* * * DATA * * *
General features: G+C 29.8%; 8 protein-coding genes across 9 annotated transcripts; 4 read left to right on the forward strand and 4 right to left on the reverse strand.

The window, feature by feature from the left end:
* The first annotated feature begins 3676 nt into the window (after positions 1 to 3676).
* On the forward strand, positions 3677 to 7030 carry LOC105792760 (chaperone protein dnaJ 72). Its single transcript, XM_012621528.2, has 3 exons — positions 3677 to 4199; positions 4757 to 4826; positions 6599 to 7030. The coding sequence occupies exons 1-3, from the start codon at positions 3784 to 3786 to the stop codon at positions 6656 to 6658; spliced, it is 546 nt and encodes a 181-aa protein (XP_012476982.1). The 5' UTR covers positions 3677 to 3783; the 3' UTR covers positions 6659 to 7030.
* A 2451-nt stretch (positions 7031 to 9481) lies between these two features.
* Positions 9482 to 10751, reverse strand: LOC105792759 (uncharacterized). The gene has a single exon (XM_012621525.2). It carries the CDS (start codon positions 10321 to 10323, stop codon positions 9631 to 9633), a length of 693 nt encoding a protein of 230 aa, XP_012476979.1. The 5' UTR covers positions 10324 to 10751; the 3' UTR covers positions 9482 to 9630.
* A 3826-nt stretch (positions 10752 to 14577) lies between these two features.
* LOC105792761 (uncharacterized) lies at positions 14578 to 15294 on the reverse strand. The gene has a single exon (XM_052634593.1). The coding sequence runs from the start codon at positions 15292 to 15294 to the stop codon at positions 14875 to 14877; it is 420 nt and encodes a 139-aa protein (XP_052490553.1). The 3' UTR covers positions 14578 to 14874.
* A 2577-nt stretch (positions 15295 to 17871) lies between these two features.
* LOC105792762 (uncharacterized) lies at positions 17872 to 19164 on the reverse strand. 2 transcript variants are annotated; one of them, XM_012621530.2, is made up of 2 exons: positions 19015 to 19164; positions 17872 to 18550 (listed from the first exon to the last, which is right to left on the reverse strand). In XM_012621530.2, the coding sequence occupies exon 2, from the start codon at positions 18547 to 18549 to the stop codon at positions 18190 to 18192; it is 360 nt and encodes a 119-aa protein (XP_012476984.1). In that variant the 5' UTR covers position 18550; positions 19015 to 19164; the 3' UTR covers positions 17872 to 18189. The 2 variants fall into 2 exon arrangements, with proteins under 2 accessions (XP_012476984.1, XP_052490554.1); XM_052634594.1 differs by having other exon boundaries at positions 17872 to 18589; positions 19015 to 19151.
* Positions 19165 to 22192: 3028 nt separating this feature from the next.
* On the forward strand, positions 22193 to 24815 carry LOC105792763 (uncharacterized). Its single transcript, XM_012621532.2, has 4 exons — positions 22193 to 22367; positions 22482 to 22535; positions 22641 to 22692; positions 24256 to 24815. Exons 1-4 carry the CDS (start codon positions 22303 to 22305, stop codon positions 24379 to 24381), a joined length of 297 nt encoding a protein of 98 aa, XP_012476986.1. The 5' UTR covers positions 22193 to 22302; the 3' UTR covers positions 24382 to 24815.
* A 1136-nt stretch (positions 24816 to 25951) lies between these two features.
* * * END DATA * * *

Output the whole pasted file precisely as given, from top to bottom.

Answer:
General features: G+C 29.8%; 8 protein-coding genes across 9 annotated transcripts; 4 read left to right on the forward strand and 4 right to left on the reverse strand.

The window, feature by feature from the left end:
* The first annotated feature begins 3676 nt into the window (after positions 1 to 3676).
* On the forward strand, positions 3677 to 7030 carry LOC105792760 (chaperone protein dnaJ 72). Its single transcript, XM_012621528.2, has 3 exons — positions 3677 to 4199; positions 4757 to 4826; positions 6599 to 7030. The coding sequence occupies exons 1-3, from the start codon at positions 3784 to 3786 to the stop codon at positions 6656 to 6658; spliced, it is 546 nt and encodes a 181-aa protein (XP_012476982.1). The 5' UTR covers positions 3677 to 3783; the 3' UTR covers positions 6659 to 7030.
* A 2451-nt stretch (positions 7031 to 9481) lies between these two features.
* Positions 9482 to 10751, reverse strand: LOC105792759 (uncharacterized). The gene has a single exon (XM_012621525.2). It carries the CDS (start codon positions 10321 to 10323, stop codon positions 9631 to 9633), a length of 693 nt encoding a protein of 230 aa, XP_012476979.1. The 5' UTR covers positions 10324 to 10751; the 3' UTR covers positions 9482 to 9630.
* A 3826-nt stretch (positions 10752 to 14577) lies between these two features.
* LOC105792761 (uncharacterized) lies at positions 14578 to 15294 on the reverse strand. The gene has a single exon (XM_052634593.1). The coding sequence runs from the start codon at positions 15292 to 15294 to the stop codon at positions 14875 to 14877; it is 420 nt and encodes a 139-aa protein (XP_052490553.1). The 3' UTR covers positions 14578 to 14874.
* A 2577-nt stretch (positions 15295 to 17871) lies between these two features.
* LOC105792762 (uncharacterized) lies at positions 17872 to 19164 on the reverse strand. 2 transcript variants are annotated; one of them, XM_012621530.2, is made up of 2 exons: positions 19015 to 19164; positions 17872 to 18550 (listed from the first exon to the last, which is right to left on the reverse strand). In XM_012621530.2, the coding sequence occupies exon 2, from the start codon at positions 18547 to 18549 to the stop codon at positions 18190 to 18192; it is 360 nt and encodes a 119-aa protein (XP_012476984.1). In that variant the 5' UTR covers position 18550; positions 19015 to 19164; the 3' UTR covers positions 17872 to 18189. The 2 variants fall into 2 exon arrangements, with proteins under 2 accessions (XP_012476984.1, XP_052490554.1); XM_052634594.1 differs by having other exon boundaries at positions 17872 to 18589; positions 19015 to 19151.
* Positions 19165 to 22192: 3028 nt separating this feature from the next.
* On the forward strand, positions 22193 to 24815 carry LOC105792763 (uncharacterized). Its single transcript, XM_012621532.2, has 4 exons — positions 22193 to 22367; positions 22482 to 22535; positions 22641 to 22692; positions 24256 to 24815. Exons 1-4 carry the CDS (start codon positions 22303 to 22305, stop codon positions 24379 to 24381), a joined length of 297 nt encoding a protein of 98 aa, XP_012476986.1. The 5' UTR covers positions 22193 to 22302; the 3' UTR covers positions 24382 to 24815.
* A 1136-nt stretch (positions 24816 to 25951) lies between these two features.